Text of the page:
There they find life in a tavern, whose sign has been changed from the original "Blood of the Vine" to say "Blood on the Vine". When they enter, the peasants in the inn stop talking, and only three Vistani keep on talking while playing cards. A young man with better clothing sits alone in a corner. The players ask the innkeeper Arik for a room, but Arik refuses to rent them one, and only sells them food and drink. The players being upset about this, and starting to become threatening towards Arik, the young man in the corner rises and welcomes them to Barovia. He introduces himself as Ismark Kolyanovich, son the later burgomaster Kolyan Indirovich, and says that in spite of his house being in mourning, he would be glad to offer them his hospitality for the night. The Vistani are also leaving, passing close to the players. The warrior, mistrustful of the gypsies, checks his purse. To his surprise not only is his money still there, but he also finds a message from the Vistani: "We know you! Come to meet Madam Eva at the Tser Pool!".

The priest of the group is asking for the church of the village, and learns that the village priest, Donavich, is at the house of the burgomaster. Thus they accompany Ismark there, and find Donavich and Ismark's sister Ireena Kolyana praying before the bier on which the burgomaster lies in state in a coffin. Donavich agrees to cure the infected players of their disease, for the cost of the components, and even gives the group a book with the Cure Disease and Create Holy Water rituals. The players learn that the domain of Barovia is ruled by Count Strahd von Zarovich from his Castle Ravenloft, overlooking the village from a cliff above. Count Strahd had send a letter to the burgomaster, asking that his daughter Ireena Kolyana was to be sent to the castle on her 18th birthday. The burgomaster refused, and three days later he was found dead on his doorstep with a crossbow bolt between his shoulders. The Holy Symbol of Ravenkind, usually warding off evil from the house, was stolen.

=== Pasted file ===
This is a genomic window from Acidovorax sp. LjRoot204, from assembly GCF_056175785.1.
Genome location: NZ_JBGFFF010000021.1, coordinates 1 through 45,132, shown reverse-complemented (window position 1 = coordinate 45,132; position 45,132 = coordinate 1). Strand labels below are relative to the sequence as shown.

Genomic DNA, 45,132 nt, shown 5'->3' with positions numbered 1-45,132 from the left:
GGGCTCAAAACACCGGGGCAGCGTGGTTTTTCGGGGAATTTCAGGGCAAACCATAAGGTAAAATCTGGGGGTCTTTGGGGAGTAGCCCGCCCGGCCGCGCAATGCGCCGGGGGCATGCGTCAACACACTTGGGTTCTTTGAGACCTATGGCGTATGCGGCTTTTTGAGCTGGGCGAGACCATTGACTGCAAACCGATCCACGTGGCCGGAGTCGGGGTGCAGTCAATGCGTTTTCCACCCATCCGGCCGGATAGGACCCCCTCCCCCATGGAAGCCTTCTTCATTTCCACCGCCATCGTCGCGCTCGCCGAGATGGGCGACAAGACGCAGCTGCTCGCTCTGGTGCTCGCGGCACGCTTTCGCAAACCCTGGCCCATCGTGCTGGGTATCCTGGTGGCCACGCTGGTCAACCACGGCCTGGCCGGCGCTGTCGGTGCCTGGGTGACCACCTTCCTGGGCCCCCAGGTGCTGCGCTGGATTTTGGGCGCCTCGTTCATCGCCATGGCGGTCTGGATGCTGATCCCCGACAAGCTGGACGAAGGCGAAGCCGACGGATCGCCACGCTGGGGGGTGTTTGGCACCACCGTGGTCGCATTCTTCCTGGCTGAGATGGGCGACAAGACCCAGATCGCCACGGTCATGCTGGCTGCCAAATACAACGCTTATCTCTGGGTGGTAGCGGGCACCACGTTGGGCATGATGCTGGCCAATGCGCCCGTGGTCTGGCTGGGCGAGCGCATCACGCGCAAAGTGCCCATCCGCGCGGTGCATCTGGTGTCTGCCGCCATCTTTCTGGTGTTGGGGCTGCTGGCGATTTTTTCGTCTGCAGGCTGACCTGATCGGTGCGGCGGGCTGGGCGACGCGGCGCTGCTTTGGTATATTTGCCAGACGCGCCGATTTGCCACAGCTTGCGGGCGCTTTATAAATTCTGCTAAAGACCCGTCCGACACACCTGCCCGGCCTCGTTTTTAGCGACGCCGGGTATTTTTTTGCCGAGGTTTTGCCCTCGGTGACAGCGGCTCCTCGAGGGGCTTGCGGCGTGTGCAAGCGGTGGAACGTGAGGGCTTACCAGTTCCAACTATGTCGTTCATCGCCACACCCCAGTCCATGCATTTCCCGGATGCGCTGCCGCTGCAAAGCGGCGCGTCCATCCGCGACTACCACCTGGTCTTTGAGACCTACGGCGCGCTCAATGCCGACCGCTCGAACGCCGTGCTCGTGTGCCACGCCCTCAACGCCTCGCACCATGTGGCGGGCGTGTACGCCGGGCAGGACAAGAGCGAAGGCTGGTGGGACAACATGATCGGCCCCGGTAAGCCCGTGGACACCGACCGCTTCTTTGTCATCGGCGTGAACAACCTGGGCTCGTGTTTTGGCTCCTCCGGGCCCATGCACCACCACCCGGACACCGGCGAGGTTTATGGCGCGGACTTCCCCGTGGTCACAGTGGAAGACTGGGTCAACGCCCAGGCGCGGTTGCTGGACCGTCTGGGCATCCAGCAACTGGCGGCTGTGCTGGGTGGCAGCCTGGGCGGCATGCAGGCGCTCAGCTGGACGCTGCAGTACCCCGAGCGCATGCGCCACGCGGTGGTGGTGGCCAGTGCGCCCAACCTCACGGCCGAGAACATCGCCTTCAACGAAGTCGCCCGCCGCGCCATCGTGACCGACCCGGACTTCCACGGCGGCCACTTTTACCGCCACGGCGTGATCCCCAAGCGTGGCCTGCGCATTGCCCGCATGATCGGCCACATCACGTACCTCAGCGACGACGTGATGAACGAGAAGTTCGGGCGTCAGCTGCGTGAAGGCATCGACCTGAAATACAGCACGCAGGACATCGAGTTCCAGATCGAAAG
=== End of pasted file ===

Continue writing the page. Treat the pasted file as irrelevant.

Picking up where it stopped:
On this, we ended the session, as it was getting late. Readers knowing Dungeons & Dragons well will have identified this adventure as being my take on a classic D&D module: I6 Castle Ravenloft. One of may players even DM'd that adventure a long time ago. But no worry, I've changed the adventure a lot, trying to keep its spirit while adapting it to 4th edition and the time constraints of my campaign. Playing such a classic is always a challenge, but the first session went well, and everybody appeared to be having fun.

Aw, and here I was hoping the classic module you were redoing was going to be the tomb of horrors, ending in a horrible TPK 5 minutes in =(

Oh well, Ravenloft is so iconic that not even knowing the module in detail I'd have to imagine them being excited.